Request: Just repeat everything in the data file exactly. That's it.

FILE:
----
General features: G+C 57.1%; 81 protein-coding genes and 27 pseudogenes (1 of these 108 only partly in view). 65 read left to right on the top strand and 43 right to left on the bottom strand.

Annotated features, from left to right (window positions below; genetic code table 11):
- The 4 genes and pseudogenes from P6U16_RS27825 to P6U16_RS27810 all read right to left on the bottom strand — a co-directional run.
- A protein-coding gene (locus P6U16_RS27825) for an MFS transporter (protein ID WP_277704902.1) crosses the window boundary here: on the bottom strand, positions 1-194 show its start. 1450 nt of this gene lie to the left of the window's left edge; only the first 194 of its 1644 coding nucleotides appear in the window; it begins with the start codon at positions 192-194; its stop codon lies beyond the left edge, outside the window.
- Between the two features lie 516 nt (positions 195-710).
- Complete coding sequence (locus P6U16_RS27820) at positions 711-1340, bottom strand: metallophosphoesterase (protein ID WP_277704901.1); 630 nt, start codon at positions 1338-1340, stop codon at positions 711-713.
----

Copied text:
General features: G+C 57.1%; 81 protein-coding genes and 27 pseudogenes (1 of these 108 only partly in view). 65 read left to right on the top strand and 43 right to left on the bottom strand.

Annotated features, from left to right (window positions below; genetic code table 11):
- The 4 genes and pseudogenes from P6U16_RS27825 to P6U16_RS27810 all read right to left on the bottom strand — a co-directional run.
- A protein-coding gene (locus P6U16_RS27825) for an MFS transporter (protein ID WP_277704902.1) crosses the window boundary here: on the bottom strand, positions 1-194 show its start. 1450 nt of this gene lie to the left of the window's left edge; only the first 194 of its 1644 coding nucleotides appear in the window; it begins with the start codon at positions 192-194; its stop codon lies beyond the left edge, outside the window.
- Between the two features lie 516 nt (positions 195-710).
- Complete coding sequence (locus P6U16_RS27820) at positions 711-1340, bottom strand: metallophosphoesterase (protein ID WP_277704901.1); 630 nt, start codon at positions 1338-1340, stop codon at positions 711-713.